Slogans in Businesses and Schools

Located in Menlo Park (CA) near the tidal marshes at the southern edge of San Francisco Bay, Facebook has 11 open-space buildings holding 6,000 employees. Open space architecture means no one has an office with doors.  You want privacy, wear earphones.

None of the open-space arrangements surprised me. What did, however, surprise me in the description of Facebook’s workplace was that there were posters everywhere that “exhort changing, hacking, and fearlessness.” Corporate slogans like “Hack,” “Taking risks gives me energy,” and “What would you do if you weren’t afraid?” adorned walls, partitions, and employee entrances as constant reminders of what the company values (see slide show of Facebook, Google, and Twitter buildings).

My surprise may well be because of my limited exposure to these companies other than what I have read in articles and books plus what I heard from friends and their sons and daughters who work in these organizations. Apparently, company leaders believe that posting slogans everywhere strengthens the workplace culture and keeps the corporate vision and values driving Facebook at eye-level. Do such displayed slogans actually increase the sense of community and shared values and lead to higher job performance? I do not know.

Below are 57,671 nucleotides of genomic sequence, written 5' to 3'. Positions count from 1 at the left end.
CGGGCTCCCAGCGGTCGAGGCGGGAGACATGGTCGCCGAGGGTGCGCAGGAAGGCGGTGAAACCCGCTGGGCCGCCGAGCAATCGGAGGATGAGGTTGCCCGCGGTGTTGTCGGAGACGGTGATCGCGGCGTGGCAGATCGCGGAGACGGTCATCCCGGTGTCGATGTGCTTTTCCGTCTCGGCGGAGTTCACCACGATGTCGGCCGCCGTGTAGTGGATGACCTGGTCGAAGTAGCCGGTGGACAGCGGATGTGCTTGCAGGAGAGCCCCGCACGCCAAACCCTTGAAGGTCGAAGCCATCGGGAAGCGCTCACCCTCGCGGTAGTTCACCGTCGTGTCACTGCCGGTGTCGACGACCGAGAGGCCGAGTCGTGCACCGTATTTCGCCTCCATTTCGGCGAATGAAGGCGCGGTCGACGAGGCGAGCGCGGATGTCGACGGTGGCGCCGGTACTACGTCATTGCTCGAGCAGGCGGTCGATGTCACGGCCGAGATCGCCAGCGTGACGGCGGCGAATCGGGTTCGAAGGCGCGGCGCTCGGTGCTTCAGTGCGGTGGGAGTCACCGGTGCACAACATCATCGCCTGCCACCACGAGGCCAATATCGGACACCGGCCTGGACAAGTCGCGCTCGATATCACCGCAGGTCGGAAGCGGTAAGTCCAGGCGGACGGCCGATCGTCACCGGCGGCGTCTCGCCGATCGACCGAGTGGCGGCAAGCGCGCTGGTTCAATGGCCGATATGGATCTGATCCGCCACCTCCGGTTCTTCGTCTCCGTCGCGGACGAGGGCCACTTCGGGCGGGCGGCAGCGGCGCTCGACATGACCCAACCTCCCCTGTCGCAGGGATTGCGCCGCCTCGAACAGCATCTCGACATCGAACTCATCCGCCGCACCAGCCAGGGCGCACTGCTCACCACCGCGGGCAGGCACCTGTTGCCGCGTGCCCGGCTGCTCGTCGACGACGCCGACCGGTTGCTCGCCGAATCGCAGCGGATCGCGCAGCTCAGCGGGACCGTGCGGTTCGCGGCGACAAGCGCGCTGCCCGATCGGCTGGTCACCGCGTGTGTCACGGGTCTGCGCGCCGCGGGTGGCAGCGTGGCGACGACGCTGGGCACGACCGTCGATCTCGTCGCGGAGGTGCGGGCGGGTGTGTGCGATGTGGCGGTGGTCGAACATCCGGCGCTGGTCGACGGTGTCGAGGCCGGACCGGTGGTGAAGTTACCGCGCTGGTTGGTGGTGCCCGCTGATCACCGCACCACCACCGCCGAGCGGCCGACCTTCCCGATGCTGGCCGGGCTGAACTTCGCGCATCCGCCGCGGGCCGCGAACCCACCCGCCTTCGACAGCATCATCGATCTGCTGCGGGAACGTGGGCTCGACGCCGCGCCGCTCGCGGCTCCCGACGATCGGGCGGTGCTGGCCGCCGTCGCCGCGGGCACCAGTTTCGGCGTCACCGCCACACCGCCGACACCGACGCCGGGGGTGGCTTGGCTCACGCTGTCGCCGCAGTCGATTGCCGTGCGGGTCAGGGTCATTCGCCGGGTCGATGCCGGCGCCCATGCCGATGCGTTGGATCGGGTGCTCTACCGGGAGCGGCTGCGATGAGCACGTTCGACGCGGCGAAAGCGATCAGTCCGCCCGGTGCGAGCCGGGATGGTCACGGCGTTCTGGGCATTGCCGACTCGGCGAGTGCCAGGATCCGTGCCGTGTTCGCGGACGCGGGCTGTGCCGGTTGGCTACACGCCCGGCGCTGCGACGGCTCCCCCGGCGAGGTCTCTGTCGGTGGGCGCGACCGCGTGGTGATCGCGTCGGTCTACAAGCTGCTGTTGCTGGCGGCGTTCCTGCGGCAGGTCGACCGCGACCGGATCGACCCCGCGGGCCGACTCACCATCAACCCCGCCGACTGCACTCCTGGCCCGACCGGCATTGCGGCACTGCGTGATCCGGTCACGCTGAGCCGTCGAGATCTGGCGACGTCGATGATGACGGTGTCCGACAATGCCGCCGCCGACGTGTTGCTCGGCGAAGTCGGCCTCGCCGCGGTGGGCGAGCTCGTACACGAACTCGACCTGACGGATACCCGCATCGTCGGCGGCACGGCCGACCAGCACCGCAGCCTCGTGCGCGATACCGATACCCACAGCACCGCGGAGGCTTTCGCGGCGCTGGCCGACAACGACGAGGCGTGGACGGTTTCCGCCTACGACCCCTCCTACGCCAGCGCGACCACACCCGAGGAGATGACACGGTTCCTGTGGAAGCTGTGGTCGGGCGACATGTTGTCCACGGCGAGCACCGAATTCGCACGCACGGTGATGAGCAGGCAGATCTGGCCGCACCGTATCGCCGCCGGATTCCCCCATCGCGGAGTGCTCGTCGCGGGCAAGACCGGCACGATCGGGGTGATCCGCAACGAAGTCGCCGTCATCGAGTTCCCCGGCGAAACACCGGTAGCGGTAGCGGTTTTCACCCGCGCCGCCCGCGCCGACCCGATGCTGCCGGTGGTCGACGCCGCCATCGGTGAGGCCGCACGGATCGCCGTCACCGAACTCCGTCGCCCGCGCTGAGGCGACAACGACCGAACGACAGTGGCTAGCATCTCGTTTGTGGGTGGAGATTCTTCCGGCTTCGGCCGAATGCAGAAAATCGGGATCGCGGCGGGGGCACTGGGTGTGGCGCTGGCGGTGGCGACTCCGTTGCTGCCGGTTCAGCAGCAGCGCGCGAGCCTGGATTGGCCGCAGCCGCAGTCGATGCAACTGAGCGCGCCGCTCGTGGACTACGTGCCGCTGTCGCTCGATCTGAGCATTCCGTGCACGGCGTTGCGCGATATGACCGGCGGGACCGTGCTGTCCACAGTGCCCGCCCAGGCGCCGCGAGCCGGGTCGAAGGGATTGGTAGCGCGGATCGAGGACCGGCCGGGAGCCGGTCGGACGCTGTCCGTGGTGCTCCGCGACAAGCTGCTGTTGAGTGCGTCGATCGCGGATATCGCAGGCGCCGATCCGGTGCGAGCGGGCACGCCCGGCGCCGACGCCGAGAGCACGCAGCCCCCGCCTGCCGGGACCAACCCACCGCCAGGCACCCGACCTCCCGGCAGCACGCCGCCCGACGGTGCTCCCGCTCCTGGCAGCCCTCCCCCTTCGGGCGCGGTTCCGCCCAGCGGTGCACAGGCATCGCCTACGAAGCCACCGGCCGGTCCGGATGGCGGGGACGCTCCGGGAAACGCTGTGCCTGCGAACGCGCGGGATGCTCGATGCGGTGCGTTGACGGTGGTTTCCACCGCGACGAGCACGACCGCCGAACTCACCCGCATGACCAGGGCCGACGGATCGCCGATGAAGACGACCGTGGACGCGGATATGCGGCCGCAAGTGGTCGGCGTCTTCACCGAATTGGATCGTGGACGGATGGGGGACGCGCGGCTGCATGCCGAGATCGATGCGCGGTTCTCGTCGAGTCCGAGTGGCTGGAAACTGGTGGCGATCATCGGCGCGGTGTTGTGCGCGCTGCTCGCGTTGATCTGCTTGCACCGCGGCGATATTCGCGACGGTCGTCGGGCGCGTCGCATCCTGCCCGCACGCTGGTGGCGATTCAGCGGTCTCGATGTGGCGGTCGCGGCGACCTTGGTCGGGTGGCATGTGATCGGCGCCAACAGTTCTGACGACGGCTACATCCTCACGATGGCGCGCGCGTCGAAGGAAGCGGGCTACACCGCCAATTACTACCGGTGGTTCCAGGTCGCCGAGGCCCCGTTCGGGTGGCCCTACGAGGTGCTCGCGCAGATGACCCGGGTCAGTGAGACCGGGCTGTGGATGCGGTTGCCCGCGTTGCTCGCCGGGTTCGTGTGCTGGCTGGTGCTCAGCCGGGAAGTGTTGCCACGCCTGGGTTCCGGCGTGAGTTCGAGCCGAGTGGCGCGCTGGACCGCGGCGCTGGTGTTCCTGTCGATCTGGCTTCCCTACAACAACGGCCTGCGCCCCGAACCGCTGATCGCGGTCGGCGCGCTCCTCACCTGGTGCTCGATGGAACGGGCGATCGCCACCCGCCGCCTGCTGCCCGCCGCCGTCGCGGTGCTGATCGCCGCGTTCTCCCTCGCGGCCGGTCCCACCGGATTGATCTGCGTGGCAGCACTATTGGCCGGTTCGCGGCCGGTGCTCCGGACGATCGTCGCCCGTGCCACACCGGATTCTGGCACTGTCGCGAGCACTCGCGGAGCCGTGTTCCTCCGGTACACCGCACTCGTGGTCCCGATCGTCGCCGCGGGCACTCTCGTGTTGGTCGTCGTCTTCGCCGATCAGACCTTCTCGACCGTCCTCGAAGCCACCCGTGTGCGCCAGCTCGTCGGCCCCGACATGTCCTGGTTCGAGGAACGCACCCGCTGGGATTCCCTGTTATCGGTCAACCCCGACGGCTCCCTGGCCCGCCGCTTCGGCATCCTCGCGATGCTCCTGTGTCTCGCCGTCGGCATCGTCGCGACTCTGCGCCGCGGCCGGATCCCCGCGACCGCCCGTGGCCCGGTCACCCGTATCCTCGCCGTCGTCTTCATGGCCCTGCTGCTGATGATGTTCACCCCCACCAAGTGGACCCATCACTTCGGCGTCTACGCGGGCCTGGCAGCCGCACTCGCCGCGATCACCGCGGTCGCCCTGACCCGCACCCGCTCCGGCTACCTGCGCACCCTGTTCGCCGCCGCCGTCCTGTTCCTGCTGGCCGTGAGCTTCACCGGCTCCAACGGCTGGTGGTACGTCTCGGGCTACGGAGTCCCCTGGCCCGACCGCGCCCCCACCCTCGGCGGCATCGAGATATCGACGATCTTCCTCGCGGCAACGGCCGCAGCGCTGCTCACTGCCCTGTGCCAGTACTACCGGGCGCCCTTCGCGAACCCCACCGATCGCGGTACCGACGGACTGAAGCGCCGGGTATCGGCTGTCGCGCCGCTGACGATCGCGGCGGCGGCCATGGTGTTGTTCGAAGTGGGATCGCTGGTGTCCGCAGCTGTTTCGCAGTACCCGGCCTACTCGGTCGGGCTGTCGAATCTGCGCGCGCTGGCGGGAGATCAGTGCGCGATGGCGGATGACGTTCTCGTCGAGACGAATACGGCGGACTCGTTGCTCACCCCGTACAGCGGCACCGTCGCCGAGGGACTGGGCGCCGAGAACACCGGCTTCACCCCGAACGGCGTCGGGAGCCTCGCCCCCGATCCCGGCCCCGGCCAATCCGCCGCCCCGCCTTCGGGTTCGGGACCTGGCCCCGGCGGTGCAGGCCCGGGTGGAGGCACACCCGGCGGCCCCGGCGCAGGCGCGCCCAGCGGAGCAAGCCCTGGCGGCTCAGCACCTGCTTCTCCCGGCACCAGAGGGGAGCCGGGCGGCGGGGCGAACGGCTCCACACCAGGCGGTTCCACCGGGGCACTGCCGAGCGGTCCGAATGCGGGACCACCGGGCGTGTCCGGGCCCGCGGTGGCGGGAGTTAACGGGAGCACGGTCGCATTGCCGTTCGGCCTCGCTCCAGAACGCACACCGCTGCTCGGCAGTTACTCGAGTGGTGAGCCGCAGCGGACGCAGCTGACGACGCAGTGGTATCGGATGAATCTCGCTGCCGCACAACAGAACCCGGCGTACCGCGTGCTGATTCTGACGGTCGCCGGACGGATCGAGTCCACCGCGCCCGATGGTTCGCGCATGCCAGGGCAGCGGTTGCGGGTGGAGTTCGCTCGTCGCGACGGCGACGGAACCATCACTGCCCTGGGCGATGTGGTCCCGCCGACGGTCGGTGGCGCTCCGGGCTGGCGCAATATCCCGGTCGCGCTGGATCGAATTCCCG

There is another reason I was surprised by the ubiquity of placards in the Facebook workplace. In my experience as a teacher, administrator, and researcher I had seen in the past three decades many similar posters in low-income, largely minority schools exhorting students and teachers to learn and achieve. In these schools strenuous efforts to create a culture of achievement, success, and right behavior for every student is everywhere. For example in KIPP elementary and secondary schools, such posters abound:




And here are some photos of wall posters in other urban schools that are 90 percent minority and poor:IB poster

Every kid specialimages-4

My memory fails me, however, about the days that I taught in three urban, largely minority high schools between the mid-1950s and early 1970s, I do not recall such posters urging academic success and responsible behavior. Yet when I returned to those very same schools in 2013, such posters as shown above, are everywhere in the school.


So I asked myself: when did such posters appear in urban schools? What influenced schools to post these slogans–similar to Facebook’s placards–to get students and teachers to work harder and produce higher student achievement?

When Did Posters Exhorting Students and Teachers Begin To Appear?

No doubt there is no one single moment or even year. But my guess is that such posters began appearing in the late-1960s to early-1970s in alternative schools formed to uplift ethnic and racial pride. The belief was that pride in race and ethnicity is a precondition for academic improvement.



Beyond guessing, I am more sure of the movement to spread Effective Schools, beginning in the early 1980s, on the appearance of posters urging urban students to respect themselves, work hard in school, do well on tests, and succeed. Correlates of “effective schools” included “Climate of High Expectations,” “Clear and Focused Mission,” for example.  As attention and resources shifted to student outcomes in these years, efforts to make schools “effective” by following five, six, or more factors associated with high-achieving schools in low-income neighborhoods prompted many school leaders and teachers to display posters in school hallways and classrooms.